Harold and Lillian: A Hollywood Love Story


Biography / Documentary

Rotten Tomatoes Critics - Certified Fresh 100%
Rotten Tomatoes Audience - Upright 90%
IMDb Rating 7.9 10 339


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March 17, 2018 at 06:39 PM



Danny DeVito as Himself
Alfred Hitchcock as Himself
Mel Brooks as Himself
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801.37 MB
23.976 fps
1hr 34 min
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1.51 GB
23.976 fps
1hr 34 min
P/S 1 / 7

Movie Reviews

Reviewed by Red-Barracuda 7 / 10

Beautiful story about two true under-appreciated cinema legends

This is the story of Harold and Lillian Michelson who were a showbiz couple who enjoyed a 60 year marriage. These guys weren't your typical showbiz people, however, as they worked the whole time under the radar and behind the scenes. Harold was a Hollywood storyboard artist and Lillian a film researcher. This may not sound like a lot but this film makes it very clear indeed that it in fact was rather a lot. If you need one individual piece of proof, look no further than the iconic shot of Dustin Hoffman framed by Anne Bancroft's leg in The Graduate (1967). An image that not only encapsulated so much of the dynamics of the film itself but more than that is generally considered to be one of the most iconic images in movie history. This was not the idea of the man who won an Oscar for directing the film, Mike Nichols, nor Robert Surtees who was nominated for an Oscar for best cinematography. It was the idea of Harold Michelson, the man who story-boarded the film. He didn't win an Oscar. He wasn't even credited.

This is but one example of the sorts of ideas Harold regularly brought to the table that were then used in a large array of films from the classic era like The Ten Commandments (1956), West Side Story (1961) and The Birds (1963), up to special effects bonanzas such as Star Trek: The Motion Picture (1979) and beyond. Harold's work once again shows if proof is needed, that film-making is a collaborative effort where the director tends to get the credit for everything in spite of this fact. Throughout the film we see examples of Harold's beautiful drawings, which were so invaluable for directors trying to work out how to visualise the screenplays they had to work with.

His wife Lillian was a film researcher who set up a library that became an invaluable resource for many of the greatest film-makers in Hollywood. Circumstance led her to move it from place to place including Paramount Studios, Francis Ford Coppola's American Zoetrope Studios and ultimately at Steven Spielberg's DreamWorks. This library supplied the information on everything from the type of pants worn by Jewish girls in the late 19th century to the ins and outs of the hard drug trade. Of the latter, Lillian was even offered to go on a trip to Bolivia with a drug lord to see the operation at first hand! So these two individuals have made an immeasurable impact on the films coming out of Hollywood over a period of decades. And this film celebrates not only them as individuals but also as a loving couple whose marriage lasted for decades in an environment which is notoriously volatile for relationships. Charmingly, the movie is story-boarded throughout with cute drawings illustrating the narrative. There are also many film insiders on hand to offer their recollections of this fine couple, including Danny DeVito, Mel Brooks and Francis Ford Coppola. Its overall a very rich and rewarding bit of work about people who fully deserve the recognition it affords them.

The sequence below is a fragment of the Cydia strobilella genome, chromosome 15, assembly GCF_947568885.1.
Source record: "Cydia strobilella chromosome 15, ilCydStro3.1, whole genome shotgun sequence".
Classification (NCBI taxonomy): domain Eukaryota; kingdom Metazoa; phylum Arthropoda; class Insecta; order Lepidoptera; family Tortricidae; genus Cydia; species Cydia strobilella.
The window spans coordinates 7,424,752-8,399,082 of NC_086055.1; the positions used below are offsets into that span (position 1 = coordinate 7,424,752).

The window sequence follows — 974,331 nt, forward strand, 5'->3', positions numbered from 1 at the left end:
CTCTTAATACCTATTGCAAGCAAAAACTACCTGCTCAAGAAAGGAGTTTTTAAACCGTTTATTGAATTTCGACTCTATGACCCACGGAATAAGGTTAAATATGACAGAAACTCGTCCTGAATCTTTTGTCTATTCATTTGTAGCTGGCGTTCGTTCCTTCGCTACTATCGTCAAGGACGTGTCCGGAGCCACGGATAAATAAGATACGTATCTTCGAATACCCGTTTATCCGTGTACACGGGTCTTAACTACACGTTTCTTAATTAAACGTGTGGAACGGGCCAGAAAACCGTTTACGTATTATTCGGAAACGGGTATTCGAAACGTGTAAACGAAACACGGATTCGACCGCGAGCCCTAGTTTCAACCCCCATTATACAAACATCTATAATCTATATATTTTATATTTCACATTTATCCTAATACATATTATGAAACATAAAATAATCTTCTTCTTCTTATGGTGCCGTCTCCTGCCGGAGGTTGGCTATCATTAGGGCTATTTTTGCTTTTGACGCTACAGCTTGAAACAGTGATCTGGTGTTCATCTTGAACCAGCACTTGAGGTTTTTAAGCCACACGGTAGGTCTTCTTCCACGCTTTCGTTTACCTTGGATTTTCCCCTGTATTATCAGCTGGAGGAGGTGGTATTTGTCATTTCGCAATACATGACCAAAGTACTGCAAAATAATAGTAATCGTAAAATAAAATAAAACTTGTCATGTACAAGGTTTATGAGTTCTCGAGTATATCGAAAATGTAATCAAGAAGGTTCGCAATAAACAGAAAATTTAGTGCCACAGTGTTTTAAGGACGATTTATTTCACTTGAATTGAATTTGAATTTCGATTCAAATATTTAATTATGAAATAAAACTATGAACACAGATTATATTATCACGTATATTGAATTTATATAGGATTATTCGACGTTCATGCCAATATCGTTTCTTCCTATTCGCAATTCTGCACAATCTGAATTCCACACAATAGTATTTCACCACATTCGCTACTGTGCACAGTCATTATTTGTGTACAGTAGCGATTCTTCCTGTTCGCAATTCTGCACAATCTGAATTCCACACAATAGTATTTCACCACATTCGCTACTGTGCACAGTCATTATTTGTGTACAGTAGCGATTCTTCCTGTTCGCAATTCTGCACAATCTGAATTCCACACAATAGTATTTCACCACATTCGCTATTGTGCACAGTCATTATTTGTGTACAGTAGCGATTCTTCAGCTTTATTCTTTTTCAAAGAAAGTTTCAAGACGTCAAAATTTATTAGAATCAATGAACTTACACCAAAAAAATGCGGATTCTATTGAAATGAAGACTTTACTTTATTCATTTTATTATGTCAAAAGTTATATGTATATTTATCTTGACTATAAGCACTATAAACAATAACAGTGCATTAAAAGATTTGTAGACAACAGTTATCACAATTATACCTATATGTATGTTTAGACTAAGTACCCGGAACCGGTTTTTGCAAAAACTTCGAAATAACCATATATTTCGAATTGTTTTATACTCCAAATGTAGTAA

Reviewed by asako 8 / 10

an uplifting film and a must-see for cinephiles

It is a very charming film. A kind of film which makes you leave the theater with a smile on your face. The film also makes you aware of a couple who worked behind the scene in the film industry for many years, loving their work and loving each other. I'm so happy to learn about them and would like everyone who care about cinema to know about them, too.

I tend to recommend films with interesting story line, films that give you emotional impact, or films that I can tell why it's worth your time. On the other hand, I leave all other films I simply love in my personal favorite list. 'Harold and Lillian' can very easily find its place in my personal favorite list, but I added to my recommendation list instead because it tells the story that needs to be told.

The tone of film largely owes lovely & positive personality of Lillian. She is such a beautiful person.

Reviewed by Nick Duretta 9 / 10

A fascinating portrait of a charming (and influential) couple

This film could very well have flown under my radar. I saw it during a one-week engagement at our town's small art house theater, and I don't always keep up with what they're showing. Similarly, Harold and Lillian Michelson flew largely under the radar of Hollywood. Most film buffs probably have never heard of them (I certainly hadn't); Harold was a storyboard artist and a production designer, and Lillian a researcher. But someone decided they would make a good subject for a film, and indeed they do. Harold had passed by the time the filmmaking began, but there was a large amount of archival footage on him. Lillian (age 87) is still alive and sharp as a tack. Both are charming, eloquent and endearing. I was greatly entertained by this film. The couple are great storytellers, and they have great stories to tell! I was amazed at the impact they have made on many films I have seen. Harold made indelible contributions to such films as 'The Birds,' 'Spartacus' and 'The Graduate'. Lillian, similarly, has had a hand in many iconic films. This is warm, fascinating documentary that will leave you with a big smile on your face (and a tug at your heart).

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